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A second language: how the brain benefits from bilingualism

Those Lino Lakes officials who voted last summer to make sure that all city documents are printed only in English might want to rethink that action.

In fact, they might want to enroll all the town’s kids into bilingual classes tout de suite.

For, as Pulitzer-prize-winning author (“Guns, Germs and Steel”) and geography professor (University of California, Los Angeles) Jared Diamond notes in an article published Thursday in Science magazine, the ability to understand and speak more than one language appears to offer some rather impressive lifelong benefits to the brain.

“Recent studies,” he writes, “show that children raised bilingually develop a specific type of cognitive benefit during infancy, and that bilingualism offers some protection against symptoms of Alzheimer’s dementia in old people.”

First, the cognitive benefit for kids: Children who are multilingual undergo constant (and unconscious) practice in using their brain’s executive function system (a kind of centralized set of mental skills that help us plan, make decisions, organize, pay attention and perform other “higher-level” cognitive tasks).

“Multilingual people have a special challenge involving executive function,” writes Diamond. “Monolinguals hearing a word need only compare it with their single stock of arbitrary phoneme (sound) and meaning rules, and when uttering a word they draw it from that single stock. But multilinguals must keep several stocks separate.”

This need to “switch frequently and unpredictably between their stocks of phoneme/meaning rules” may explain, says Diamond, why tests designed to assess executive function in the brain have found that bilingual people have much less difficulty than monolinguals at performing game-like tasks when the rules are changed.

“If bilinguals’ advantage over monolinguals in these games also applies to real-life situations, that could be useful for bilinguals,” says Diamond, for it would mean that bilinguals are better at “negotiating our confusing world of changing rules.”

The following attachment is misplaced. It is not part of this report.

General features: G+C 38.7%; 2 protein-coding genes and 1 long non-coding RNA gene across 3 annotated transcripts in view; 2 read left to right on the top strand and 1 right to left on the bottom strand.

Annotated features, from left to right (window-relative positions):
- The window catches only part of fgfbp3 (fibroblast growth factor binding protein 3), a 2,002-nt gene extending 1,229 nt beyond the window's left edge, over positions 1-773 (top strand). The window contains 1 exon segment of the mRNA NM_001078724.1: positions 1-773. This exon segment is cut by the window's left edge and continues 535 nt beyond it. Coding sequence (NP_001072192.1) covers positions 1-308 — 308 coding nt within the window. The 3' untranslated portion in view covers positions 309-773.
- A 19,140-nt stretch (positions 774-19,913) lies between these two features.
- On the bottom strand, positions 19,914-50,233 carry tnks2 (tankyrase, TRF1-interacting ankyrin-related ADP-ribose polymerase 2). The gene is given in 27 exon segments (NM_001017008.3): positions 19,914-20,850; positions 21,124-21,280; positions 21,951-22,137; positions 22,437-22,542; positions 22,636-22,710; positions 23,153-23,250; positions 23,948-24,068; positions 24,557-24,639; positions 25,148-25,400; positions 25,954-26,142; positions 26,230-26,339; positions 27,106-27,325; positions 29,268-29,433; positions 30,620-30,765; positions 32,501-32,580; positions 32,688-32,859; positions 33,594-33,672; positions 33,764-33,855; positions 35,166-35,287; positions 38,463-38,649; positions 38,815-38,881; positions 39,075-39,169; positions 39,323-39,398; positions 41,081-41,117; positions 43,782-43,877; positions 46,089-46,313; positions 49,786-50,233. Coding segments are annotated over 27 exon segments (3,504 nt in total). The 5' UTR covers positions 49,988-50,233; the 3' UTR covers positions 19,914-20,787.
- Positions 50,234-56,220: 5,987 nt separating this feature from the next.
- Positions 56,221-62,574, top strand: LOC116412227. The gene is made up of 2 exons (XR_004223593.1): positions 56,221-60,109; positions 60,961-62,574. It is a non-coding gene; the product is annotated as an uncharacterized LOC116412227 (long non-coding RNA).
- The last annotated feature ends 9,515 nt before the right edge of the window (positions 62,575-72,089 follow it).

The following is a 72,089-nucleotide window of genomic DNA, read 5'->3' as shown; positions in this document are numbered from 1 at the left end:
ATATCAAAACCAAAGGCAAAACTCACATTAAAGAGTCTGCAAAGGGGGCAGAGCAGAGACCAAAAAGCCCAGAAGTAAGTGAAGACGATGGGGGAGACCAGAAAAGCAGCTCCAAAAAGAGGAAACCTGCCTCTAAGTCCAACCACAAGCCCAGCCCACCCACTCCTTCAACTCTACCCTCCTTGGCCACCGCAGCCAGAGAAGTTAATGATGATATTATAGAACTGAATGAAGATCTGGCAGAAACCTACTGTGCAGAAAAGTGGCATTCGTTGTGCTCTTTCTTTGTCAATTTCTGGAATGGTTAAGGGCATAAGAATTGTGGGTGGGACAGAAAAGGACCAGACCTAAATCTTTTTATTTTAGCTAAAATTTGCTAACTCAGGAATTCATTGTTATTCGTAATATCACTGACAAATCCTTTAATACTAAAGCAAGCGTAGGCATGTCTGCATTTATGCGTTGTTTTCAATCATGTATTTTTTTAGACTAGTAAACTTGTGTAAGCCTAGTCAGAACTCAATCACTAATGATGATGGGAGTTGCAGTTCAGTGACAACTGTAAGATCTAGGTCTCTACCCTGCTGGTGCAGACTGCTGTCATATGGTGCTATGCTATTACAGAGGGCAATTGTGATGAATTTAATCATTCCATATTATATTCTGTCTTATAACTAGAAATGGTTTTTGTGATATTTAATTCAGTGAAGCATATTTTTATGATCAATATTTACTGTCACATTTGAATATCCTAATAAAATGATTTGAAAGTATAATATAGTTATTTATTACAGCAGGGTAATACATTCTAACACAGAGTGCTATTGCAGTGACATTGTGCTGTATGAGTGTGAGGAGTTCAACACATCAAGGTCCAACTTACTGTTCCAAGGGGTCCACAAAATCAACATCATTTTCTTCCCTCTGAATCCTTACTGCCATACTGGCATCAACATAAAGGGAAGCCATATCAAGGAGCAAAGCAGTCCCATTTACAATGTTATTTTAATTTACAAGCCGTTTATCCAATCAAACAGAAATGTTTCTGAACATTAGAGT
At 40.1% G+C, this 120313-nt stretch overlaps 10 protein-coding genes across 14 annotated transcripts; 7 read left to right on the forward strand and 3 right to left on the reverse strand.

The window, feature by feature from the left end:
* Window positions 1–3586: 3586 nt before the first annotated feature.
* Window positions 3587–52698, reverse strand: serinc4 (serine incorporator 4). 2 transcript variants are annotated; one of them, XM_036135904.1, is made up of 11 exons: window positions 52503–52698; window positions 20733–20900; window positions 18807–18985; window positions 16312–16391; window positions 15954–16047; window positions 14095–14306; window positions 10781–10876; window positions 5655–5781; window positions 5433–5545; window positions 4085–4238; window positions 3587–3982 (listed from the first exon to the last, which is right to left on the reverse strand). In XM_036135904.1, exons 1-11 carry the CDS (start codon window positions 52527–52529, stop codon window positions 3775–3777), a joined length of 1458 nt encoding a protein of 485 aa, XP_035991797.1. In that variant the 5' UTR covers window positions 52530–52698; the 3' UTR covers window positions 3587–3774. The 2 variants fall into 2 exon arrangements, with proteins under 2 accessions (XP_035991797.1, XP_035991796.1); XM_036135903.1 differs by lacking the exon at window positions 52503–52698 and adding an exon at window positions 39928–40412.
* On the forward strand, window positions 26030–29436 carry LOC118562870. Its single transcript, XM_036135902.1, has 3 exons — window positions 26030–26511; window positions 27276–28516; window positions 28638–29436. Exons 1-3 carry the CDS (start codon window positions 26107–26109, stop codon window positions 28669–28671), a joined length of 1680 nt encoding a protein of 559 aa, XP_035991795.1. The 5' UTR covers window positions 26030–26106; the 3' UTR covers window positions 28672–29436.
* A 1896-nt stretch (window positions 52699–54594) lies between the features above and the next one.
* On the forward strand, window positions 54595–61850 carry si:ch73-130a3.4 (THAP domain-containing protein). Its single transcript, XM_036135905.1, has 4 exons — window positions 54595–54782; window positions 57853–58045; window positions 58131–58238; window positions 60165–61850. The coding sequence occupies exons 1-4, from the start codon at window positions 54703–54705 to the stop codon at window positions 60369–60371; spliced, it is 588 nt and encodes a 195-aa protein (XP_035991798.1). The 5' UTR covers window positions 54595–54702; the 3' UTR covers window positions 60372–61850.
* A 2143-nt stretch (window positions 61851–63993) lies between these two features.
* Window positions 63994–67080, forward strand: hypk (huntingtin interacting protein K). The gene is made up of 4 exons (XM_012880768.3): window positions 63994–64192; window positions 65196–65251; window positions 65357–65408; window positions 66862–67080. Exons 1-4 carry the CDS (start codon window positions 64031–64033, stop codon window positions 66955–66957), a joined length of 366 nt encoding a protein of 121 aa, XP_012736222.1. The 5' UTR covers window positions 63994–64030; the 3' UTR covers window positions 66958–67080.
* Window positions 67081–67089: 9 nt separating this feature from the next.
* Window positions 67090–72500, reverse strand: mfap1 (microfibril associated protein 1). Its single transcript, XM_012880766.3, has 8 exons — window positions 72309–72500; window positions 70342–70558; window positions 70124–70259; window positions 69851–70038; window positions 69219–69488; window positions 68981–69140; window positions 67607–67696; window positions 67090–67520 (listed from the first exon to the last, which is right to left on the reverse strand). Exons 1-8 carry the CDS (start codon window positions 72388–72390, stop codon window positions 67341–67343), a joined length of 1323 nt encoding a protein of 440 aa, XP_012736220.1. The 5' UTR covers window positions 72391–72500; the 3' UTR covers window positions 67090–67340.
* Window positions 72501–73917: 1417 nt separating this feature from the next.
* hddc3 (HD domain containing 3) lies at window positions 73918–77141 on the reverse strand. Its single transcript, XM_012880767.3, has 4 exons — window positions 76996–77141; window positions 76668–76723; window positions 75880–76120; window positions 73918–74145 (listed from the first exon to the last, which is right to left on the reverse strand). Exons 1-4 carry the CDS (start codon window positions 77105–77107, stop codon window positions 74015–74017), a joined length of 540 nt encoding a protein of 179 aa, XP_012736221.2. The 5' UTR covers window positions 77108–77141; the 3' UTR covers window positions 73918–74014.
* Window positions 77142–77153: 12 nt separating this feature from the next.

As for protecting against Alzheimer’s, Diamond mentions a 2007 Canadian study that found an association between bilingualism and a delay in the onset of Alzheimer’s disease symptoms — an average delay of four to five years, in fact.

“How might this be?” asks Diamond. “A short answer is the aphorism, ‘Use it or lose it.’ Exercising body systems improves their function; not exercising them lets their function deteriorate. That’s why athletes and musicians practice. It’s also why Alzheimer’s patients are encouraged to play brain-challenging games like bridge or to solve Sudoku puzzles. But bilingualism is arguably the most constant practice possible for the brain. Whereas even a Sudoku fanatic can spend only a fraction of a day on Sudoku puzzles, bilinguals impose extra exercise on their brain every minute of their waking hours. Consciously or unconsciously, the bilingual brain constantly has to decide: Shall I think, speak, or interpret sounds spoken to me according to the arbitrary rules of language A, or language B?”

Like I said, supporters of English-only policies may want to reconsider their stance on the issue — and sign up for some language classes at their local community center.


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